Opinion: Secrecy over Auditor-General saga staggering and appalling

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What an egregious abuse of power by the Officers of Parliament Committee (OPC) yesterday over the Martin Matthews-Joanne Harrison affair. 

As is now well known, Martin Matthews was the Auditor-General (AG) until yesterday. Joanne Harrison used to work for him at the Ministry of Transport until she ripped off $725,000 through fraud.

Harrison is now in jail. But it seems to have been decided that Matthews was slack in his oversight of her at the MOT. 

Martin Matthews was the Ministry of Transport boss when Joanne Harrison was hired, before she ripped off more than $700,000.
Source: 1 NEWS

After an investigation by senior public servant Sir Martin Weevers, Mr Matthews has quit his new job as Auditor General - one which he was appointed to only on February 1st this year - because of that slackness. 

He apparently was told numerous times that Harrison was a fraudster, but he did nothing.

Yesterday, when Mr Matthews resigned early in the afternoon, media understood  the Sir Martin's report would be made public at 2pm.

Then, incredibly, it was decreed that as Mr Matthews had resigned that was the end of the matter.  There would be no further comment, and no release of the Weevers report.

This is outrageous, extraordinary, staggering, appalling... and whatever words you want to use to get yourself into a state of the highest dudgeon.

It’s also highly suspicious and leaves way more questions still to be answered about the whole affair.

First, some background on the little known OPC.

It’s a cross party select committee, chaired by the Speaker, the job of which is to appoint the three Officers of Parliament - the Ombudsman, the Auditor-General and the Parliamentary Commissioner for the Environment.

Apart from Speaker David Carter, the other members currently are Trevor Mallard and Carmel Sepuloni of Labour, David Clendon from the Greens, Te Ururoa Flavell of the Maori Party, Jamie-Lee Ross of National and New Zealand First’s Barbara Stewart.

Last year, when Martin Matthews was recommended for the AG job, Tim Macindoe was the National party representative.

Between March 17 and November 3 last year, the OPC met to consider the appointment of a new Auditor-General. A sub-committee of Mr Carter, Mr Mallard, Mr Macindoe and Mrs Stewart was formed to “manage the appointment” and it then employed a recruitment adviser to “assist with the process”.

In July last year, news of Joanne Harrison’s fraud broke. The OPC, the appointment sub-committee and the recruitment adviser must have all known about it.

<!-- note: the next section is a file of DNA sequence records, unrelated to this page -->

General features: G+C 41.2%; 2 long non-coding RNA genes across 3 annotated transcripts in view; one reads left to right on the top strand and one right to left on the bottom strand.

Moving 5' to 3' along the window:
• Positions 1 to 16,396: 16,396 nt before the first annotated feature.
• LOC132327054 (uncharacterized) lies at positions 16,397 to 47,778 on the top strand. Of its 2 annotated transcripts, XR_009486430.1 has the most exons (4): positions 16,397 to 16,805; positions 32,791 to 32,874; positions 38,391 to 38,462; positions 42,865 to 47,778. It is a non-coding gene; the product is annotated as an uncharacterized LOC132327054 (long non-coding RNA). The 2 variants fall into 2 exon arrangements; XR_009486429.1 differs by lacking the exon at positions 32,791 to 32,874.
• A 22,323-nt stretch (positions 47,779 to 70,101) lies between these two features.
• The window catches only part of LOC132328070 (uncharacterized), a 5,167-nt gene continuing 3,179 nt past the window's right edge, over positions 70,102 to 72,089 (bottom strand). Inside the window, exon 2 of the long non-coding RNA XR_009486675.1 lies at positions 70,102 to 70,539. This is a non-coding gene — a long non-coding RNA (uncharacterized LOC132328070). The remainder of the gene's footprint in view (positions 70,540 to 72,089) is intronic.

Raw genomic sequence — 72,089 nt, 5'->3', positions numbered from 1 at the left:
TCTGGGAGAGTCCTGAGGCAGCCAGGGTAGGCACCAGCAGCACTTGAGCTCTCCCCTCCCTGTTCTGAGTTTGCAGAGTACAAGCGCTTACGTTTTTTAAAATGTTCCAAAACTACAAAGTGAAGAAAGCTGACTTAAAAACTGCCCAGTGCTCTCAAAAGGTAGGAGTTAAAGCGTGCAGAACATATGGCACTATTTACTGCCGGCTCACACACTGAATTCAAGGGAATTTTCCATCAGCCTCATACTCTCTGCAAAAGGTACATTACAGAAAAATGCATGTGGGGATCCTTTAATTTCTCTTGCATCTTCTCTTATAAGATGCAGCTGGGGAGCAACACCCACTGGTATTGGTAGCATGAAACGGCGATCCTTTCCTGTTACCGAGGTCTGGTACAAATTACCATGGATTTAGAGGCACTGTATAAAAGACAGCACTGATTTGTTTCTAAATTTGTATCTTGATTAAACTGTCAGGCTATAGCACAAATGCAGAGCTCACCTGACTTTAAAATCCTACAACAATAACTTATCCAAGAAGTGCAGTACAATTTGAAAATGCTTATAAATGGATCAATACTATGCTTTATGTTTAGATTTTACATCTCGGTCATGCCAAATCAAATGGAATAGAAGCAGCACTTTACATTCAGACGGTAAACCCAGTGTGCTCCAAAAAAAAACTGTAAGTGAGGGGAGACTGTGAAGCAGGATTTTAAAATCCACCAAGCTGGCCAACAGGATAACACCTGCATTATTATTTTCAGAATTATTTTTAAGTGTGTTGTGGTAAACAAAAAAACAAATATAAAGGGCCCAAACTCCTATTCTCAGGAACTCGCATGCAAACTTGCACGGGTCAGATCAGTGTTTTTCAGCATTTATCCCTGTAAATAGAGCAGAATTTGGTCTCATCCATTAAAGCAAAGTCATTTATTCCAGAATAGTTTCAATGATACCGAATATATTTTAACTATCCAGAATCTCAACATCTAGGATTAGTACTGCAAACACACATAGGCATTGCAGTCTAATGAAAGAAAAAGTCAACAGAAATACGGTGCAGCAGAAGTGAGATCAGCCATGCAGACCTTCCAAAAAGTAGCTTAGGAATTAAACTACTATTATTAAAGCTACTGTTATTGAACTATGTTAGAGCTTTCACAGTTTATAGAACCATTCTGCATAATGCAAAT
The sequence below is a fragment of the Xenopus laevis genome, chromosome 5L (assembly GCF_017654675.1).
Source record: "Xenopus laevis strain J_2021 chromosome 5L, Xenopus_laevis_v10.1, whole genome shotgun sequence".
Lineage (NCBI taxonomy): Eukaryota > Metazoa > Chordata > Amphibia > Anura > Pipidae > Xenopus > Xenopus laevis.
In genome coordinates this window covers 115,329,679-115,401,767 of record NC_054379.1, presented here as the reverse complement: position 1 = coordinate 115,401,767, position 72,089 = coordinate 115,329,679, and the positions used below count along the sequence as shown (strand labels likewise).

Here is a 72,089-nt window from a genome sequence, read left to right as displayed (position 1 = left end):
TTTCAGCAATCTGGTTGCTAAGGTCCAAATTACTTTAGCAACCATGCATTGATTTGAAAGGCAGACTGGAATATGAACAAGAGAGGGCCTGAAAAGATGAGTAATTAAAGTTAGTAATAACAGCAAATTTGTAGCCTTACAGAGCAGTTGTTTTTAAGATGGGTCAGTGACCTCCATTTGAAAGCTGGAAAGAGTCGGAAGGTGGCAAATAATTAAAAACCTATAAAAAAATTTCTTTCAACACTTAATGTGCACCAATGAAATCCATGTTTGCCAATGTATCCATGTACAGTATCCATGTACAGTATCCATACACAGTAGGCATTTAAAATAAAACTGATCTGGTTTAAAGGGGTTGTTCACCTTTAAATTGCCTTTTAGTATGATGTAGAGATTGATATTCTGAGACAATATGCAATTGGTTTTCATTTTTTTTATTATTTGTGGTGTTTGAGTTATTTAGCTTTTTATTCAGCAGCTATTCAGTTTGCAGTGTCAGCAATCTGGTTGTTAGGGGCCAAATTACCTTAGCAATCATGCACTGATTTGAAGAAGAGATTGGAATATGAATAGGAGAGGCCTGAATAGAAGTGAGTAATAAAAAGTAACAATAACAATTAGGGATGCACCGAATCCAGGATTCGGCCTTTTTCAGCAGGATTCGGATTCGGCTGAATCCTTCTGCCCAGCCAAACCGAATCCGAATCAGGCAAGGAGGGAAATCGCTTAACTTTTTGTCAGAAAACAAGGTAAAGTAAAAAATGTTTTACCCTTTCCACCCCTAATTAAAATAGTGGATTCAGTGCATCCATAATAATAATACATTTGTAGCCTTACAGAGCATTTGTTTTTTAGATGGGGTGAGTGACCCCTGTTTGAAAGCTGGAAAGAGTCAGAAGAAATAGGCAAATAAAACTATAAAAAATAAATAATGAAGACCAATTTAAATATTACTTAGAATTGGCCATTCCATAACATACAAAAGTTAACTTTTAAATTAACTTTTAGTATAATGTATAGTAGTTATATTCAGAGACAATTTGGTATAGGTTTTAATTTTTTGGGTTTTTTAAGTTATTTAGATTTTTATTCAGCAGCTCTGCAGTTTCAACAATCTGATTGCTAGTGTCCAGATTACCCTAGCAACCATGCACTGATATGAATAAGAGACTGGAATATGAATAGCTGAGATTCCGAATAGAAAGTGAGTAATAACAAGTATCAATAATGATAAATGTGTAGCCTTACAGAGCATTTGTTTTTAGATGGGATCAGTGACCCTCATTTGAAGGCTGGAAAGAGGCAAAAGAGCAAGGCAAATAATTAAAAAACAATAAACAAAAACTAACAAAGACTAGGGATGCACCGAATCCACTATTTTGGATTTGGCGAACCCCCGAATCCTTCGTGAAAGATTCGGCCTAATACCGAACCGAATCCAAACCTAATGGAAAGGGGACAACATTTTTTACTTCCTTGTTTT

They still appointed Martin Matthews. In fact, Mr Mallard talking in Parliament about the recommendation to appoint Mr Matthews on November 17 last year, said  the Harrison matter was “an elephant in the room”.

He also said in the same speech that “members of the committee looked into this very carefully and were well briefed on the issue and came to the conclusion that Mr Matthews' handling of the matter was described to us as having been exemplary”. (My emphasis)

So some questions about that statement in Parliament last November.

Who did the OPC or the recruitment adviser get their briefing from on the Harrison issue at the MOT?

Who described Mr Matthews handling of the matter as exemplary?

Did the OPC or recruitment agency ask Mr Matthews if he’d been warned about Harrison?

Did the OPC or recruitment agency make any effort to contact or interview any other MOT staff about Joanne Harrison, or about Mr Matthews' handling of the affair ?

There were so many red flags flying on this matter last year, the OPC must have been blind not to see them and ask some serious questions. It appears they did not.

So that’s stage one.

Stage two starts when Labour MP Sue Moroney, after being rebuffed on numerous occasions, finally gets the State Services Commissioner interested in the matter. Sir Martin is called in to investigate.

What he delivered obviously made Mr Matthews' position untenable, and Mr Matthews quickly resigned.

But why is Sir Martin's report now consigned to secrecy just because the OPC says so?

It cannot be accessed under the Official Information Act because Parliament is not subject to the OIA.

But don’t the public have a right to know just what went so badly wrong in the appointment and recruitment process last year?

This is an appointment to one of the important jobs in the country, and it was royally stuffed up because the right questions were not asked of the right people last year.

I suspect Sir Martin has discovered this during his investigation, and has made some pointed comments to the OPC about how they got it so badly wrong. 

The OPC, under the chairmanship of the Speaker, has decided it does not need to have its blushes and inadequacies exposed in public - so it has shut the shop.

Under law, we can do nothing except be outraged.

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